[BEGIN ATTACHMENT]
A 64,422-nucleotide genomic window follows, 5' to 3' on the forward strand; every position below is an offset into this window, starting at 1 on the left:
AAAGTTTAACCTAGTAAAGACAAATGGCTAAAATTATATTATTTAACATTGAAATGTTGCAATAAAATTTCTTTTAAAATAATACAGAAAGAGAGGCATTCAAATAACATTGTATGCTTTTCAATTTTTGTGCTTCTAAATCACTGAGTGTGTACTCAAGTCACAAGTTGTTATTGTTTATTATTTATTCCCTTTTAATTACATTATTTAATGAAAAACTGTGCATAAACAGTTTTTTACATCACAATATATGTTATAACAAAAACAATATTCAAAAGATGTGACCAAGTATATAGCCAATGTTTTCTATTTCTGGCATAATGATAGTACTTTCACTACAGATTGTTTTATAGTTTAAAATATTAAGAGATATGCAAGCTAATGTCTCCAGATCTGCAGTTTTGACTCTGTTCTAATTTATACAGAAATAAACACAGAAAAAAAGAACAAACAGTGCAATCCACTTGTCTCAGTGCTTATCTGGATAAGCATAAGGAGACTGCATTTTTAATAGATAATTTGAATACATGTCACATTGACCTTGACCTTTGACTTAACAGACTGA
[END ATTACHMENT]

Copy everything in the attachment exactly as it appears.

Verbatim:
A 64,422-nucleotide genomic window follows, 5' to 3' on the forward strand; every position below is an offset into this window, starting at 1 on the left:
AAAGTTTAACCTAGTAAAGACAAATGGCTAAAATTATATTATTTAACATTGAAATGTTGCAATAAAATTTCTTTTAAAATAATACAGAAAGAGAGGCATTCAAATAACATTGTATGCTTTTCAATTTTTGTGCTTCTAAATCACTGAGTGTGTACTCAAGTCACAAGTTGTTATTGTTTATTATTTATTCCCTTTTAATTACATTATTTAATGAAAAACTGTGCATAAACAGTTTTTTACATCACAATATATGTTATAACAAAAACAATATTCAAAAGATGTGACCAAGTATATAGCCAATGTTTTCTATTTCTGGCATAATGATAGTACTTTCACTACAGATTGTTTTATAGTTTAAAATATTAAGAGATATGCAAGCTAATGTCTCCAGATCTGCAGTTTTGACTCTGTTCTAATTTATACAGAAATAAACACAGAAAAAAAGAACAAACAGTGCAATCCACTTGTCTCAGTGCTTATCTGGATAAGCATAAGGAGACTGCATTTTTAATAGATAATTTGAATACATGTCACATTGACCTTGACCTTTGACTTAACAGACTGA